PHOENIX — It was nearly two weeks ago that the Phillies traded for Asdrubal Cabrera.
Coincidentally, it has been just as long since Scott Kingery got a hit.
Kingery went 1-for-4 against the Cincinnati Reds on July 27, the day the Phillies acquired Cabrera from the New York Mets for pitching prospect Franklyn Kilome. Since then, the touted rookie is hitless in 20 at-bats, including an 0-for-3, two-strikeout game in Wednesday's 6-0 loss to the Arizona Diamondbacks.
"We popped him in there in the last game of a series against [Arizona starter] Patrick Corbin, and he ended up with his at-bat against a reliever, against [Brad] Ziegler," Phillies manager Gabe Kapler said. "Really good pitchers on the other side. That's what I would chalk it up to."
In fairness, Kingery's playing time has been more irregular since Cabrera arrived. After starting at shortstop for most of the last three months, Kingery has started only five of the last 11 games, giving him fewer opportunities to get into a rhythm at the plate or emerge from a slump.
But Kingery has been one of the weakest hitters in the National League, posting a .595 OPS since the beginning of May. Kapler initially planned to start Kingery over Cabrera at shortstop when the Phillies have a ground-ball pitcher (Aaron Nola and Jake Arrieta, in particular) on the mound, but the difference in offense between Kingery and Cabrera made him rethink things, at least against the pitching-rich Diamondbacks.
"To really look at this fairly," Kapler said the other day, "you have to say Asdrubal gives us our best chance to score runs."
Kingery might soon have company on the bench, too. Fellow shortstop J.P. Crawford, sidelined since mid-June with a broken left hand, is nearing his return from a minor-league rehab assignment at high-A Clearwater.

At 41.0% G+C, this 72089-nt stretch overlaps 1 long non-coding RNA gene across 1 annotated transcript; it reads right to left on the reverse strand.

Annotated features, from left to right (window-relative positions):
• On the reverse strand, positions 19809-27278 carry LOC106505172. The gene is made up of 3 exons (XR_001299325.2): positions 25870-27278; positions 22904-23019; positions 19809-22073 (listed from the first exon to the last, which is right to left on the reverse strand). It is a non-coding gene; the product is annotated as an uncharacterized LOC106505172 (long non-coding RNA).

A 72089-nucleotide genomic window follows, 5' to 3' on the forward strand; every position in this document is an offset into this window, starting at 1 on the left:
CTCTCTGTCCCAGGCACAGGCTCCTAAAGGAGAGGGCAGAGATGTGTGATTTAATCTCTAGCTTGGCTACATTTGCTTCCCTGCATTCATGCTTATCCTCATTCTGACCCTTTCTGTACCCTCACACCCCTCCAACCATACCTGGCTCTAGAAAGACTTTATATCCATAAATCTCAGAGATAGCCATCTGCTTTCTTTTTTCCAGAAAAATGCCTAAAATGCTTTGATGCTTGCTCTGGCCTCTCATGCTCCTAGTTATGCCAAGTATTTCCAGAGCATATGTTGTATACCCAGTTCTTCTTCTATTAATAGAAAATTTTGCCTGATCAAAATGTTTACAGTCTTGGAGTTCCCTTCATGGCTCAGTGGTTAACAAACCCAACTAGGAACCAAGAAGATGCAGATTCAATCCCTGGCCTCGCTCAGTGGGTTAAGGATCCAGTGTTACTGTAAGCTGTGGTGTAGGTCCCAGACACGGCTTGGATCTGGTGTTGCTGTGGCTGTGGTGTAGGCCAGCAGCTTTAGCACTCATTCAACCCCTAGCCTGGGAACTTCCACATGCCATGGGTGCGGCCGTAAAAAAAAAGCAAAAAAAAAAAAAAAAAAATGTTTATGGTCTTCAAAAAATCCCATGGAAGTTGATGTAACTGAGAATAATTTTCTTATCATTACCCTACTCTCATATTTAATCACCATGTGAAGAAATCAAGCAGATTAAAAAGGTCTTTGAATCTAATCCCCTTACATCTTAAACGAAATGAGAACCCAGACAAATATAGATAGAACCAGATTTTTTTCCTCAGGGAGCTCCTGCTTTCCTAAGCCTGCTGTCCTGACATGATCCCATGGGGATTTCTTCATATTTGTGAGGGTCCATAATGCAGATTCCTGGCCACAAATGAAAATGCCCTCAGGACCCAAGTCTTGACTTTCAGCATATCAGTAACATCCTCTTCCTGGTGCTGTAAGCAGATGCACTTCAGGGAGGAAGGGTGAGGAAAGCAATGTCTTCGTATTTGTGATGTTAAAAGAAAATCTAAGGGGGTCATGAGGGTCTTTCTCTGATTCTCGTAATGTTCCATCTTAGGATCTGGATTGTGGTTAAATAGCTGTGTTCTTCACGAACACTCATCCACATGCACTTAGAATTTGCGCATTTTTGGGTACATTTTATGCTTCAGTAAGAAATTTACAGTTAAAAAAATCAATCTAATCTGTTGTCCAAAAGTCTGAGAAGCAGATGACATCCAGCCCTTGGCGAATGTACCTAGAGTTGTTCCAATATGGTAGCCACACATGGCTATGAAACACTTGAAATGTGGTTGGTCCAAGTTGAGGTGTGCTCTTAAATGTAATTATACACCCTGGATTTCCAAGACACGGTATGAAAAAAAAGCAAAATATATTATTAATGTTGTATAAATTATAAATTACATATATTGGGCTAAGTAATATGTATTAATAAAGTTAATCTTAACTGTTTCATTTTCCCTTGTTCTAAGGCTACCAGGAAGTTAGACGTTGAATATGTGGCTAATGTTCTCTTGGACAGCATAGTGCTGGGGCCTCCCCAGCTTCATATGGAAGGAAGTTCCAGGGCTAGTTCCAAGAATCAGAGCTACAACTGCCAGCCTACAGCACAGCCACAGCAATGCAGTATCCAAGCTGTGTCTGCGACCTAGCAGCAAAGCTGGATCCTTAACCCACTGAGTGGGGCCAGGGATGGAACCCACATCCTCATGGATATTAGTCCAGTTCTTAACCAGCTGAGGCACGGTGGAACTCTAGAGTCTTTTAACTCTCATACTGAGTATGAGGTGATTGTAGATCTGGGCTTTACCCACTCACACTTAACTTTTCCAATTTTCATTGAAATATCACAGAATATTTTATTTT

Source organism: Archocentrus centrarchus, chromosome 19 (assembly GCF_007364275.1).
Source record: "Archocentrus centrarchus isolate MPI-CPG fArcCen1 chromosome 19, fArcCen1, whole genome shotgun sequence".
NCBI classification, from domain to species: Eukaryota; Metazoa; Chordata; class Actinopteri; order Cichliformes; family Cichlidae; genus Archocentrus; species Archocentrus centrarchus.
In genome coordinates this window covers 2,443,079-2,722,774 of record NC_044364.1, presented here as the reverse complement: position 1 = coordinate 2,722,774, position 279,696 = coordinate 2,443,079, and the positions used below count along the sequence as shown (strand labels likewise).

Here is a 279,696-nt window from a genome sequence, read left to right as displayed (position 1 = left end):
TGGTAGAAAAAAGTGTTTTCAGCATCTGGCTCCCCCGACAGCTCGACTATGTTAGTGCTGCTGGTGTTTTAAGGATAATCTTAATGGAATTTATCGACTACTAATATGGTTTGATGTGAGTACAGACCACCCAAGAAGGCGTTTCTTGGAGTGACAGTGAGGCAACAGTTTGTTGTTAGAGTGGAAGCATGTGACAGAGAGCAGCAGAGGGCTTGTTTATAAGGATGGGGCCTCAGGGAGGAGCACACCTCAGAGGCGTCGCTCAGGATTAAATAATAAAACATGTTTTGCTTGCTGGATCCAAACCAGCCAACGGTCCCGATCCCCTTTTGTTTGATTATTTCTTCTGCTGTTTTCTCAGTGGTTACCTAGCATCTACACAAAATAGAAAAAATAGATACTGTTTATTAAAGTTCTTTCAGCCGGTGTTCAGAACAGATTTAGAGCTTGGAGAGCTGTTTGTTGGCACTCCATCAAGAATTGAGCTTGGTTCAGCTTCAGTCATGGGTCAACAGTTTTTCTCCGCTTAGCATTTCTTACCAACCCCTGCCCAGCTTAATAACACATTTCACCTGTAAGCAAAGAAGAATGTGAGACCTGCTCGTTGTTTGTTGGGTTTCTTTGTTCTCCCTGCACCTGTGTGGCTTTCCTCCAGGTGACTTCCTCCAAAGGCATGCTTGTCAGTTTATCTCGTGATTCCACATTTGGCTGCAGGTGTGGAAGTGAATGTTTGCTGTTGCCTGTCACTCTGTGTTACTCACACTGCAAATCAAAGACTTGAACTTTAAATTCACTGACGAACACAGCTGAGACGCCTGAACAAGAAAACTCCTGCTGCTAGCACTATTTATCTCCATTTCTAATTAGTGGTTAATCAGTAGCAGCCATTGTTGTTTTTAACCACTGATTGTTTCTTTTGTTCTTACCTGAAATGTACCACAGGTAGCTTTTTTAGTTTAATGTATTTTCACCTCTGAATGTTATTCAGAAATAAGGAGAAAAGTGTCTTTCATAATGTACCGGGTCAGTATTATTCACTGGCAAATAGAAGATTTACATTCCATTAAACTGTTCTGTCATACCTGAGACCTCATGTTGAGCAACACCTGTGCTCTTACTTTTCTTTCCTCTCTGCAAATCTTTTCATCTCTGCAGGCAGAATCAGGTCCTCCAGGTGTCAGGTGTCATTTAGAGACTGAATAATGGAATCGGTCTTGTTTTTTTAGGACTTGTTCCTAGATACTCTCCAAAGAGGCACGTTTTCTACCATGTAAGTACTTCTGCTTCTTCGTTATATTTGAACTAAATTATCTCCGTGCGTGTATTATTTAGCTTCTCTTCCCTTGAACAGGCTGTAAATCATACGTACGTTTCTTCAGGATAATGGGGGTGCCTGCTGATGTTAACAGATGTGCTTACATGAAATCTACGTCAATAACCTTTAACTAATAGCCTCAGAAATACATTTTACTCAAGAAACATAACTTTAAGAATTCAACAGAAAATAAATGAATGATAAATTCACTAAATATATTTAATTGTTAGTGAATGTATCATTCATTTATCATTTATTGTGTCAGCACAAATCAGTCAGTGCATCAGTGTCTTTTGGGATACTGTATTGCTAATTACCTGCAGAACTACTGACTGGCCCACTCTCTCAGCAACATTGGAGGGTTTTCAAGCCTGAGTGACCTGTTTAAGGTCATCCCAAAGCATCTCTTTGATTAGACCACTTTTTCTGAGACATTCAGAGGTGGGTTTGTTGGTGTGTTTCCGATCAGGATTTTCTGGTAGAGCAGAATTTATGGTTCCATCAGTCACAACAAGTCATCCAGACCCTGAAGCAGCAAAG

Kapler said earlier this week that the Phillies have discussed bringing back Crawford for this weekend's series at San Diego. They had a three-man bench for the final two games in Arizona but cleared a roster spot after Wednesday's loss by optioning righthander Enyel De Los Santos to triple-A Lehigh Valley.
It was largely overshadowed by the performance of starter Nick Pivetta, but reliever Victor Arano quietly recorded two big outs in the eighth inning of Tuesday night's 5-2 Phillies win after throwing 33 pitches one night earlier.
Arano, a 23-year-old rookie, has been as consistent as any Phillies reliever. In 41 appearances, the righthander has a 2.06 ERA, 47 strikeouts and only 13 walks in 43 2/3 innings, and has emerged as one of Kapler's late-inning setup options.
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"He specifically is going through lefthanded hitters and righthanded hitters pretty equally right now," Kapler said. "He's got a couple different fastballs and a slider that he can throw in and out of the zone at will. It's starting to look like a high-leverage reliever. I don't think it's any big secret that he's … been pretty spectacular for us."